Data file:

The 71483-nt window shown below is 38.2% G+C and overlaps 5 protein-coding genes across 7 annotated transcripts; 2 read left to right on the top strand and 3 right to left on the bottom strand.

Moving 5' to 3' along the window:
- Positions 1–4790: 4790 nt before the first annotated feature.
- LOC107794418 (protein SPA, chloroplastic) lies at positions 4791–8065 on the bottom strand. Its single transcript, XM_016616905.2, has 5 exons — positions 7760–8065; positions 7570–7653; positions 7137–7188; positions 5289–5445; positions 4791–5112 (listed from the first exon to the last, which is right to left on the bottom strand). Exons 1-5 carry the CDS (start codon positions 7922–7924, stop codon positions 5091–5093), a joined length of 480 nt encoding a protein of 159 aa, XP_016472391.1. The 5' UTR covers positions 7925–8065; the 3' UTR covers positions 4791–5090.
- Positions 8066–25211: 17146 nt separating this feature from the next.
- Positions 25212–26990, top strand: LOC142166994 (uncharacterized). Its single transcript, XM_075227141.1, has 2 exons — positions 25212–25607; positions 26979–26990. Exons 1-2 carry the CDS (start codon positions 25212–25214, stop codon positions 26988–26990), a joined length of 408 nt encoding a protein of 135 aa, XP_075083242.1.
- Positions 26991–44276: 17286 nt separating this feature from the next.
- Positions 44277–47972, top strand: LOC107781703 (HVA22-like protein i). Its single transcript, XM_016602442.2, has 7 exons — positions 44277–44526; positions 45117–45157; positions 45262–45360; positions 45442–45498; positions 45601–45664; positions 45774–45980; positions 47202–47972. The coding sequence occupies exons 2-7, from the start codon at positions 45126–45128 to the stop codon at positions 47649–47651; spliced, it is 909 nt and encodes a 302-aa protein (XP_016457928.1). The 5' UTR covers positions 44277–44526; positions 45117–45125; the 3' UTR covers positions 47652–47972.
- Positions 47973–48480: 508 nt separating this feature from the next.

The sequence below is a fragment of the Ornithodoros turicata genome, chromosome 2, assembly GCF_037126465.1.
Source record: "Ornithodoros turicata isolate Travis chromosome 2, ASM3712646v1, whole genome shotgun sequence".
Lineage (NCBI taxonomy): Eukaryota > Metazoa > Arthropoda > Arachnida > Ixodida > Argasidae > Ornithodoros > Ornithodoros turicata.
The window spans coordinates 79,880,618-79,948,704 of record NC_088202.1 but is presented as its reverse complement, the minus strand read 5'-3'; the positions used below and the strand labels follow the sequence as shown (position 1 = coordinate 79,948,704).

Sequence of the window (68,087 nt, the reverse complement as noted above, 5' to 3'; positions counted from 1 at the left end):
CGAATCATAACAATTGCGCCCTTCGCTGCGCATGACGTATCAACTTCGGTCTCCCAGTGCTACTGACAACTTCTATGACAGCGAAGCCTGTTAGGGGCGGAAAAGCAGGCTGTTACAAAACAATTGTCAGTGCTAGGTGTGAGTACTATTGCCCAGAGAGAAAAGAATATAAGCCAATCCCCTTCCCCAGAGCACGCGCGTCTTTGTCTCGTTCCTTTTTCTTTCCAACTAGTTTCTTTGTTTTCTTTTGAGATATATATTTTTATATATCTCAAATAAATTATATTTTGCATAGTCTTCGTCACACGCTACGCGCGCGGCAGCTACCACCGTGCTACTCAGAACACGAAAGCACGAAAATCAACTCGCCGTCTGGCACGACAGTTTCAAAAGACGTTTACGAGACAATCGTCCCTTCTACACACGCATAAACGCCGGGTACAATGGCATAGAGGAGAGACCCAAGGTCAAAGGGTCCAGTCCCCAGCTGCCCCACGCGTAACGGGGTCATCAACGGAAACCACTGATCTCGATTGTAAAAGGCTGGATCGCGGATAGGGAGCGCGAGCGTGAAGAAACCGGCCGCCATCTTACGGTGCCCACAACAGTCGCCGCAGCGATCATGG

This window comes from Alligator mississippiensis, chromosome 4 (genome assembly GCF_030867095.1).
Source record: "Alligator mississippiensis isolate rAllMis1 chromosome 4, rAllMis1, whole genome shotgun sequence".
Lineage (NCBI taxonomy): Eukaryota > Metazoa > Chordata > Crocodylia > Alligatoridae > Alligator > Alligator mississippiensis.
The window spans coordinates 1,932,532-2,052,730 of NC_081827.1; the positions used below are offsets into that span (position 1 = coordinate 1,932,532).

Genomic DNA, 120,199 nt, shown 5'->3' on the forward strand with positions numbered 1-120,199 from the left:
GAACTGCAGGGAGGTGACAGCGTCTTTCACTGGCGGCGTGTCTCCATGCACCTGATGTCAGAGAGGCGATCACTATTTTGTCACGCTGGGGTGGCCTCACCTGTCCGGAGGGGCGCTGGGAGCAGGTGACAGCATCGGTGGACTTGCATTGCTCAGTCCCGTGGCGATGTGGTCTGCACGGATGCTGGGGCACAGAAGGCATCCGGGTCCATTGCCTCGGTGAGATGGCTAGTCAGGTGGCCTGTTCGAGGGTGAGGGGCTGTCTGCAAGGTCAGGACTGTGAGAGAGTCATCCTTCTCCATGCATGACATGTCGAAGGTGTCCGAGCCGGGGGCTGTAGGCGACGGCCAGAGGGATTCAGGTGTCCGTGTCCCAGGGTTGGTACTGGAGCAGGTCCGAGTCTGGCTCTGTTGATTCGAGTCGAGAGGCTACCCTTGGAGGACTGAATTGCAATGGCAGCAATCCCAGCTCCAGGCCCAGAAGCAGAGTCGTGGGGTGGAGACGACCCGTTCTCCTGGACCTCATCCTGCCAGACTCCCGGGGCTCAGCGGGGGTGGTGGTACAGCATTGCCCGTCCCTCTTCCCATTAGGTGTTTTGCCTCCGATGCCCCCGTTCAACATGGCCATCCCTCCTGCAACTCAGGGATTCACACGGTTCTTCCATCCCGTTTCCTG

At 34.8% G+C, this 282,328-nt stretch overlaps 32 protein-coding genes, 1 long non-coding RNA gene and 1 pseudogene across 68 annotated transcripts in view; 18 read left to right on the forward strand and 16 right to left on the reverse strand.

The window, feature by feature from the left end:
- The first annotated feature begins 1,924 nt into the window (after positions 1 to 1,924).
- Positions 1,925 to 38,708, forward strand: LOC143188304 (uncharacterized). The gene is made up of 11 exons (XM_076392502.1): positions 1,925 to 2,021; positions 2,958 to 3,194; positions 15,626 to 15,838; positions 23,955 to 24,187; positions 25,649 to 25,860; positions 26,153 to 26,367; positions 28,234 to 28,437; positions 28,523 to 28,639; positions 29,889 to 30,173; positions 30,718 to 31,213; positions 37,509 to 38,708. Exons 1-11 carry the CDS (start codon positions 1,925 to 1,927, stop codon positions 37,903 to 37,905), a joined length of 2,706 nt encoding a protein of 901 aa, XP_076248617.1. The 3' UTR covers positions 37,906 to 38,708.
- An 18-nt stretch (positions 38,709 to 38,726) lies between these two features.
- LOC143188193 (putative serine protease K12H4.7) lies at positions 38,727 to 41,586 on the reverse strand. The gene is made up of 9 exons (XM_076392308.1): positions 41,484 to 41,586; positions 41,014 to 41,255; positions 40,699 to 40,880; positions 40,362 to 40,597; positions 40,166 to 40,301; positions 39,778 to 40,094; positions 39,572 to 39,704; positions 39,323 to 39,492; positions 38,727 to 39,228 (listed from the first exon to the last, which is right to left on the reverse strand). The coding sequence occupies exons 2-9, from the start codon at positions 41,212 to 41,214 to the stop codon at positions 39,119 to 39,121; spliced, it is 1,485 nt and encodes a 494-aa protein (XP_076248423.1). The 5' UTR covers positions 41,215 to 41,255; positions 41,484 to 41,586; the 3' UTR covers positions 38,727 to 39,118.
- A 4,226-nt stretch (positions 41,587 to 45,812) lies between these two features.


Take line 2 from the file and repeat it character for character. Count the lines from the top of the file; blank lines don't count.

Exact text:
Moving 5' to 3' along the window: